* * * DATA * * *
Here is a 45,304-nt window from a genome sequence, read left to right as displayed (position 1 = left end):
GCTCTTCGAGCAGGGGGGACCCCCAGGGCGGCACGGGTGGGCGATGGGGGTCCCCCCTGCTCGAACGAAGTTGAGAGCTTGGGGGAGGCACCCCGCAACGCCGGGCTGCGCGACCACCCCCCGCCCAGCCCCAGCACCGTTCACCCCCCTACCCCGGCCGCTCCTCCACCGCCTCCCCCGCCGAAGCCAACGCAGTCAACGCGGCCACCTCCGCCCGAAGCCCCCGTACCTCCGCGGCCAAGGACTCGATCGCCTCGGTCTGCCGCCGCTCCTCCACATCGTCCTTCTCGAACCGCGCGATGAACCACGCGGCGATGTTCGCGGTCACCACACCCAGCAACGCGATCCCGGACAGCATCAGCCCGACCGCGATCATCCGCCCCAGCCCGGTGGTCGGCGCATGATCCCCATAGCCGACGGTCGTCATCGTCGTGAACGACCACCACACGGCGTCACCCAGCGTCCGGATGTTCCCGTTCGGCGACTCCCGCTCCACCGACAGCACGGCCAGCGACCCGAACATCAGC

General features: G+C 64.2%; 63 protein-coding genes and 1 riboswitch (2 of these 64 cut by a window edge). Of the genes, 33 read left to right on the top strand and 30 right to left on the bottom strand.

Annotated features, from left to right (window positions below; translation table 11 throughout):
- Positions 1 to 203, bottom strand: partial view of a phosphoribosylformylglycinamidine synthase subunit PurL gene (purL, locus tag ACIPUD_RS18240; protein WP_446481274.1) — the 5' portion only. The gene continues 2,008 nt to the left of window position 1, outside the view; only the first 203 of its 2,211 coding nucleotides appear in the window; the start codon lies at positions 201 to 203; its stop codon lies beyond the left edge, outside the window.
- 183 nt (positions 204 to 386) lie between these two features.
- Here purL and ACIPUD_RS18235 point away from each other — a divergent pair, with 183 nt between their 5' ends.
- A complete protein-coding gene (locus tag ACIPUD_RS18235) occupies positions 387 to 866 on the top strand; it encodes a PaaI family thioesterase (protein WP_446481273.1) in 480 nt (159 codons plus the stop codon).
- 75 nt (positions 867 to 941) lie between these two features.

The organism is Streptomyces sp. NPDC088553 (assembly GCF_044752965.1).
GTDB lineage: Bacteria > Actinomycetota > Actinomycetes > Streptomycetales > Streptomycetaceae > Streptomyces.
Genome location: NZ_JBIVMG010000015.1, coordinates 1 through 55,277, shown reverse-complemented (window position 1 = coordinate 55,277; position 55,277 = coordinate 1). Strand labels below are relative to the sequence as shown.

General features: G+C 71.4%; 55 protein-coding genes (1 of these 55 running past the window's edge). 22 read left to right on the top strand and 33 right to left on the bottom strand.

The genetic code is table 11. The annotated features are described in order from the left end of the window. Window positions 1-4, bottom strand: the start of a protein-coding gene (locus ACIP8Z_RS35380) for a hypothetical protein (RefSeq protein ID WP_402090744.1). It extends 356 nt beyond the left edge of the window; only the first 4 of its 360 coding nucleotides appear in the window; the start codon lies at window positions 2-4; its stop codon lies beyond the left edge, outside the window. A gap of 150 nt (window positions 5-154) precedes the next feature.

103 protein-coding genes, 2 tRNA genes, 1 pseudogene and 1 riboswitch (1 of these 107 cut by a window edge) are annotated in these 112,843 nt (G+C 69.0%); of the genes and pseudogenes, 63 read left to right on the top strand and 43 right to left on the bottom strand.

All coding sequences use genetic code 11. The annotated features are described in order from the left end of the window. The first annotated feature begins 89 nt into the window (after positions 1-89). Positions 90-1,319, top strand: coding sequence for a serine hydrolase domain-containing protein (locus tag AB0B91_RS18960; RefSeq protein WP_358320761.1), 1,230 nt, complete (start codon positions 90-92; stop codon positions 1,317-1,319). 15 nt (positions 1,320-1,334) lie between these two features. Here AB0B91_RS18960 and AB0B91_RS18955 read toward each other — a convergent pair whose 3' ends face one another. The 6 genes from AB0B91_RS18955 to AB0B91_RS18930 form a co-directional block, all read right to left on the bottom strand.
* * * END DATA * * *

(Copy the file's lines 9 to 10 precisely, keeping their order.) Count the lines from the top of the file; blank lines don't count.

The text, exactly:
- 75 nt (positions 867 to 941) lie between these two features.

The organism is Streptomyces sp. NPDC088553 (assembly GCF_044752965.1).